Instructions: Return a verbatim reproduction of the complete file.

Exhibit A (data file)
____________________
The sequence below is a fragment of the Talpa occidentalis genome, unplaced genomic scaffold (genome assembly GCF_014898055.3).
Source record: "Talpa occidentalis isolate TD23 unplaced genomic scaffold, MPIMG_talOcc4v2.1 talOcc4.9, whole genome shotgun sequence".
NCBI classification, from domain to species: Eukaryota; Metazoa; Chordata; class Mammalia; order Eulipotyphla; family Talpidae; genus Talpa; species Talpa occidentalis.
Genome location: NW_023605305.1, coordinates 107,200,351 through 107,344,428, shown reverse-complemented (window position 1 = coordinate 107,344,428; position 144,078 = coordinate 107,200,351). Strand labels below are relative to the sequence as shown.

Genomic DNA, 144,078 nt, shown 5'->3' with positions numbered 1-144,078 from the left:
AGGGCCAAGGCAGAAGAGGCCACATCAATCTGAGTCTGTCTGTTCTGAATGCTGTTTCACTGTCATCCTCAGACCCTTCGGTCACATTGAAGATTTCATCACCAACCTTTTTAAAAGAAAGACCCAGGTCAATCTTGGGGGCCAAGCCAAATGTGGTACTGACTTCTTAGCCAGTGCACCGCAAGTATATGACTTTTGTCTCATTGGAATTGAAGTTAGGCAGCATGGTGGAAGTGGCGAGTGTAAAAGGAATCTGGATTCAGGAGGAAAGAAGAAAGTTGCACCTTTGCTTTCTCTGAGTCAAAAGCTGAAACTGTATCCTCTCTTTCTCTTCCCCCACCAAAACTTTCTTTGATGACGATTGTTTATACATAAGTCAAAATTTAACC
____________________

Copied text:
The sequence below is a fragment of the Talpa occidentalis genome, unplaced genomic scaffold (genome assembly GCF_014898055.3).
Source record: "Talpa occidentalis isolate TD23 unplaced genomic scaffold, MPIMG_talOcc4v2.1 talOcc4.9, whole genome shotgun sequence".
NCBI classification, from domain to species: Eukaryota; Metazoa; Chordata; class Mammalia; order Eulipotyphla; family Talpidae; genus Talpa; species Talpa occidentalis.
Genome location: NW_023605305.1, coordinates 107,200,351 through 107,344,428, shown reverse-complemented (window position 1 = coordinate 107,344,428; position 144,078 = coordinate 107,200,351). Strand labels below are relative to the sequence as shown.

Genomic DNA, 144,078 nt, shown 5'->3' with positions numbered 1-144,078 from the left:
AGGGCCAAGGCAGAAGAGGCCACATCAATCTGAGTCTGTCTGTTCTGAATGCTGTTTCACTGTCATCCTCAGACCCTTCGGTCACATTGAAGATTTCATCACCAACCTTTTTAAAAGAAAGACCCAGGTCAATCTTGGGGGCCAAGCCAAATGTGGTACTGACTTCTTAGCCAGTGCACCGCAAGTATATGACTTTTGTCTCATTGGAATTGAAGTTAGGCAGCATGGTGGAAGTGGCGAGTGTAAAAGGAATCTGGATTCAGGAGGAAAGAAGAAAGTTGCACCTTTGCTTTCTCTGAGTCAAAAGCTGAAACTGTATCCTCTCTTTCTCTTCCCCCACCAAAACTTTCTTTGATGACGATTGTTTATACATAAGTCAAAATTTAACC